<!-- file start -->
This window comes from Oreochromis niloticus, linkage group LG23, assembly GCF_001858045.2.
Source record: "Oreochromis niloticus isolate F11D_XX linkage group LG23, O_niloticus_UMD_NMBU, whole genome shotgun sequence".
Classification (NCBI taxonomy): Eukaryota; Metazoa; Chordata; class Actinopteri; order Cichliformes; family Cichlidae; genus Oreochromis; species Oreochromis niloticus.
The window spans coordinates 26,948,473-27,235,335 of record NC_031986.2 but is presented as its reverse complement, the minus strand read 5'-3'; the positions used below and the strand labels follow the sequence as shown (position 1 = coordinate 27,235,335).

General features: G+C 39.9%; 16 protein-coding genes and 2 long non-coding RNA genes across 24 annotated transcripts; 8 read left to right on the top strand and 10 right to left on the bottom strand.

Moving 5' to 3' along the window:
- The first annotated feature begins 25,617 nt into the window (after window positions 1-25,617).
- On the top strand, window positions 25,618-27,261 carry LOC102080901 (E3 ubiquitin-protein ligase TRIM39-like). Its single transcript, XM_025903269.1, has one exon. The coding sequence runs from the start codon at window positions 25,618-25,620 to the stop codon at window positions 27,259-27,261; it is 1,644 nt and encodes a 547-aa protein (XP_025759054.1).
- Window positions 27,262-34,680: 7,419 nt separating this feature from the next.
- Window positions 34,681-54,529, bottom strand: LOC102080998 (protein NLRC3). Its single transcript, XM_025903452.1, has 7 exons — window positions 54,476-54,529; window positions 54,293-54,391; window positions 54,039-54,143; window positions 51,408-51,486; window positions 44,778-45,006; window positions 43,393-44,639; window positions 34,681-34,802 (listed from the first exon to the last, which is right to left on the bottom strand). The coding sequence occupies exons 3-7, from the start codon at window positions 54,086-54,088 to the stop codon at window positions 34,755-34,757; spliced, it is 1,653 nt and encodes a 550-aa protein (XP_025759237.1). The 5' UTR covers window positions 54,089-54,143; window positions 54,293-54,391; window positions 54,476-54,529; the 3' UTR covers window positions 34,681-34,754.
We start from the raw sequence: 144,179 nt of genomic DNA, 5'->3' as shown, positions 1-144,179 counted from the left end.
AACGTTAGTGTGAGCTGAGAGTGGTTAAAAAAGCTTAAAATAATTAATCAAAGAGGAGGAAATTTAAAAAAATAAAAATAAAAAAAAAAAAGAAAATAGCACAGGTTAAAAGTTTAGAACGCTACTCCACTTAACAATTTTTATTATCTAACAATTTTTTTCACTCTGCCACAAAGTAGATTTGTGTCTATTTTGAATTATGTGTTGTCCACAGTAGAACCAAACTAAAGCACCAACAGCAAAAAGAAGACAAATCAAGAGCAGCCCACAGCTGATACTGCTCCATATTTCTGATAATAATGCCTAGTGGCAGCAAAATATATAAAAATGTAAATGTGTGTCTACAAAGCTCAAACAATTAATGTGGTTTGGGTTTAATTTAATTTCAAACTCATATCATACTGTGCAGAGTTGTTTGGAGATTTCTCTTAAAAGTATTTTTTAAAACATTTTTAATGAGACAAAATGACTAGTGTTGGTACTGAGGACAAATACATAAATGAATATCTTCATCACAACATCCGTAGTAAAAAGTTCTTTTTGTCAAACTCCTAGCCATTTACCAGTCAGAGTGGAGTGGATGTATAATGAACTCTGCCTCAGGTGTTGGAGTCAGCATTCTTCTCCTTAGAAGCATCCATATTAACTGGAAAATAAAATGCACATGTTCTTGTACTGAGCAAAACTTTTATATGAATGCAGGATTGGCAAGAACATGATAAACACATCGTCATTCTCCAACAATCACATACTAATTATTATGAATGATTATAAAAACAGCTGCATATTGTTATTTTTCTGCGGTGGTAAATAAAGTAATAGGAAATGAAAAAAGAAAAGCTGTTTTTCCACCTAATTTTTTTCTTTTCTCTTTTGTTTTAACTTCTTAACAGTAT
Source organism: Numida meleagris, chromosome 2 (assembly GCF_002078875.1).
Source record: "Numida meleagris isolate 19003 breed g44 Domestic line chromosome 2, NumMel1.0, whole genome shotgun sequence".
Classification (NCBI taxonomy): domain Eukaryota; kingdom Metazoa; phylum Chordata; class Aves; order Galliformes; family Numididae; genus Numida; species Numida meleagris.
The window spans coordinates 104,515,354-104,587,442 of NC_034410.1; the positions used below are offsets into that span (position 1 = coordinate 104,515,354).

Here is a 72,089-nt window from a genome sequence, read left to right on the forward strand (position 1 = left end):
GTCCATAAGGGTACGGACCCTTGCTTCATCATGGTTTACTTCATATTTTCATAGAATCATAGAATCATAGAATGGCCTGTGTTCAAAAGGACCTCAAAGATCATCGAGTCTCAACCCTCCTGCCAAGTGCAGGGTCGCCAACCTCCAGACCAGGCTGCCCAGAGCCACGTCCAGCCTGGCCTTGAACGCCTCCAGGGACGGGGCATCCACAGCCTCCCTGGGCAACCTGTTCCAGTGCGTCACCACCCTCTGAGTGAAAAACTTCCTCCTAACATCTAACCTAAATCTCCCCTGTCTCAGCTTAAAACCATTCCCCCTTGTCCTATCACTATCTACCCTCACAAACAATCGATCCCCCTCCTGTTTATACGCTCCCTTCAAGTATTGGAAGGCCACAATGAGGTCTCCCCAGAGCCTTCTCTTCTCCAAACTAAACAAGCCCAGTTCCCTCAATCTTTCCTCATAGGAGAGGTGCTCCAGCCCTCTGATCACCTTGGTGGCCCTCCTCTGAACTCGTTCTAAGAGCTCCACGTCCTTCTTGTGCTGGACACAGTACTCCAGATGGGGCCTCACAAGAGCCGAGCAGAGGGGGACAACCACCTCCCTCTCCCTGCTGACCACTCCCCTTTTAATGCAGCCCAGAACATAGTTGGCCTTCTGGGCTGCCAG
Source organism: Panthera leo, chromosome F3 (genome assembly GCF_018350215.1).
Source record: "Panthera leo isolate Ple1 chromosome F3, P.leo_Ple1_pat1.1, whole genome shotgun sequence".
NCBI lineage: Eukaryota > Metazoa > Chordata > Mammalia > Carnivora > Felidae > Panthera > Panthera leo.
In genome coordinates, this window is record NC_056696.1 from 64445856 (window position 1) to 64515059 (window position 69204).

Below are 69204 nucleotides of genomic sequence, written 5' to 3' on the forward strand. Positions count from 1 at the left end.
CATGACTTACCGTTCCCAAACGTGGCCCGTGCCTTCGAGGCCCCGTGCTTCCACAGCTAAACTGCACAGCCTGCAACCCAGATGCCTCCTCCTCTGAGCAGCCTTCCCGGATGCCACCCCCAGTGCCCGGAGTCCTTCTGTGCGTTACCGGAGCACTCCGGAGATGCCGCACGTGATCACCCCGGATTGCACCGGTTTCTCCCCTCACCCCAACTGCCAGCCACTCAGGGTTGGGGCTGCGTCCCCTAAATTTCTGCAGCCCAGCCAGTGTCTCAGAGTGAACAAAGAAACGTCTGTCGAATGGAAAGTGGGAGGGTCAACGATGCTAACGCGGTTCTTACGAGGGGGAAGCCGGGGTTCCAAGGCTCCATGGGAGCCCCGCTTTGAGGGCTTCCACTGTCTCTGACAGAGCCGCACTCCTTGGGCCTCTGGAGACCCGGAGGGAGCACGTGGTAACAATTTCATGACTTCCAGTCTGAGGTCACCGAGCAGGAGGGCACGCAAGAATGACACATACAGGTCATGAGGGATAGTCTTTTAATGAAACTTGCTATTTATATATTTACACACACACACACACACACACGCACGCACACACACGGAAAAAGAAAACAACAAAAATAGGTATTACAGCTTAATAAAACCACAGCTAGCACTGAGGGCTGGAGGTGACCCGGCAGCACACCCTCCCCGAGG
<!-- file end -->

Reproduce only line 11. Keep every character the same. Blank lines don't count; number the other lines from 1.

We start from the raw sequence: 144,179 nt of genomic DNA, 5'->3' as shown, positions 1-144,179 counted from the left end.